Why I'm in Japan


To travel "right-seat" with my friend Peter Claeys, who is Cirrus Design's China representative, as we ferry a Cirrus SR22 from Honda Airport outside Tokyo in Saitama Prefecture, past Mt. Fuji and down along the southern coast of Japan's main island, Honshu; past Kyoto and Hiroshima; to Kagoshima, on the southern island of Kyushu; and, after a stop, from there down the island chain to Okinawa.The next day, to Taiwan. Peter eventually needs to get the airplane to Macau; I will probably get off in Taiwan for some Chinese-manufacturing interviews. This is the planned route.

A year ago Peter and I had our challenges ferrying an SR22 from Changsha, in Hunan province, down to Zhuhai on the southern coast, for the Zhuhai Air Show. This time: we're not going to fly at all at night; we don't "need" to get anywhere by a particular deadline; we're going to big airports that we know have "AvGas" for planes like this one; and we're not flying in mainland China. This should be interesting.

Update: Actually, it was interesting. This update is from Okinawa, after two long flying legs on the first day. The rest of the journey, to Taiwan, might or might not happen, depending on how things develop with a typhoon now knocking around in Taiwan's area, and whose northern fringe we crossed on coming into Okinawa. (For aviation buffs: 30+ knot straight crosswind at 500 feet of elevation inbound on the ILS at Naha airport, which diminished to 11 knots at runway level. Quite a crab angle on the ILS, and quite a wind shear.)

The picture below shows how it looked this morning, soon after sunrise, as Peter walked to the plane at Honda airport and we prepared to scrape the rime-frost off the wings and head to the south.


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James Fallows is a national correspondent for The Atlantic and has written for the magazine since the late 1970s. He has reported extensively from outside the United States and once worked as President Carter's chief speechwriter. His latest book is China Airborne. More

James Fallows is based in Washington as a national correspondent for The Atlantic. He has worked for the magazine for nearly 30 years and in that time has also lived in Seattle, Berkeley, Austin, Tokyo, Kuala Lumpur, Shanghai, and Beijing. He was raised in Redlands, California, received his undergraduate degree in American history and literature from Harvard, and received a graduate degree in economics from Oxford as a Rhodes scholar. In addition to working for The Atlantic, he has spent two years as chief White House speechwriter for Jimmy Carter, two years as the editor of US News & World Report, and six months as a program designer at Microsoft. He is an instrument-rated private pilot. He is also now the chair in U.S. media at the U.S. Studies Centre at the University of Sydney, in Australia.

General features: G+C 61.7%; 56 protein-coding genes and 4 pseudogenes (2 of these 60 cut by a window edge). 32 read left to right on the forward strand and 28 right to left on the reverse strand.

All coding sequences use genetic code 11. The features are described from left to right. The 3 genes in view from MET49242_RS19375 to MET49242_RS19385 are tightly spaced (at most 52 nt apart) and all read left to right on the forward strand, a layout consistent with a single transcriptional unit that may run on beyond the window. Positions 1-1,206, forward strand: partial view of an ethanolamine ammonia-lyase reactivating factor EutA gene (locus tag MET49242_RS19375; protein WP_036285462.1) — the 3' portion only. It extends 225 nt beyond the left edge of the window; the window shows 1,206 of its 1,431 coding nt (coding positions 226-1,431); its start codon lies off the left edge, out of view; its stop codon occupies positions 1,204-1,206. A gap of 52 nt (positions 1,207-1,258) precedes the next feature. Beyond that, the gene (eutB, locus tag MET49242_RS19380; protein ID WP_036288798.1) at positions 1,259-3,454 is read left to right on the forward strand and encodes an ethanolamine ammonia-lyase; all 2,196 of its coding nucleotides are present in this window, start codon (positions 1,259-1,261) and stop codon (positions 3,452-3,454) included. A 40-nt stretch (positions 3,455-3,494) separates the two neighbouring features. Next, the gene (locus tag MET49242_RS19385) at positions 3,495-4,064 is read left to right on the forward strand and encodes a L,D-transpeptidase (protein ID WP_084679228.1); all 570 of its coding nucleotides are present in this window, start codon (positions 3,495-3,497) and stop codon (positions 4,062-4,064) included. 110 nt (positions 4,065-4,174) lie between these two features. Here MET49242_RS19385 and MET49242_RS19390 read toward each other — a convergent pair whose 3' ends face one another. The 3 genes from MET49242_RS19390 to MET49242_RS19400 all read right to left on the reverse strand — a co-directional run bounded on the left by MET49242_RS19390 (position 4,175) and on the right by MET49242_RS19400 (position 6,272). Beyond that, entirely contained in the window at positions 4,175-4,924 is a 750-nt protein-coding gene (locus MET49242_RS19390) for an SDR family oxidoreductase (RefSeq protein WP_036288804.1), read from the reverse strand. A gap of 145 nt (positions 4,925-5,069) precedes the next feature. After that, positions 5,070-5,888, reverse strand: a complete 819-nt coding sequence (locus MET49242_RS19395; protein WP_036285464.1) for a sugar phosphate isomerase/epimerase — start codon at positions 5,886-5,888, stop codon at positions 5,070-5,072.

Fallows has been a finalist for the National Magazine Award five times and has won once; he has also won the American Book Award for nonfiction and a N.Y. Emmy award for the documentary series Doing Business in China. He was the founding chairman of the New America Foundation. His recent books Blind Into Baghdad (2006) and Postcards From Tomorrow Square (2009) are based on his writings for The Atlantic. His latest book is China Airborne. He is married to Deborah Fallows, author of the recent book Dreaming in Chinese. They have two married sons.

Fallows welcomes and frequently quotes from reader mail sent via the "Email" button below. Unless you specify otherwise, we consider any incoming mail available for possible quotation -- but not with the sender's real name unless you explicitly state that it may be used. If you are wondering why Fallows does not use a "Comments" field below his posts, please see previous explanations here and here.
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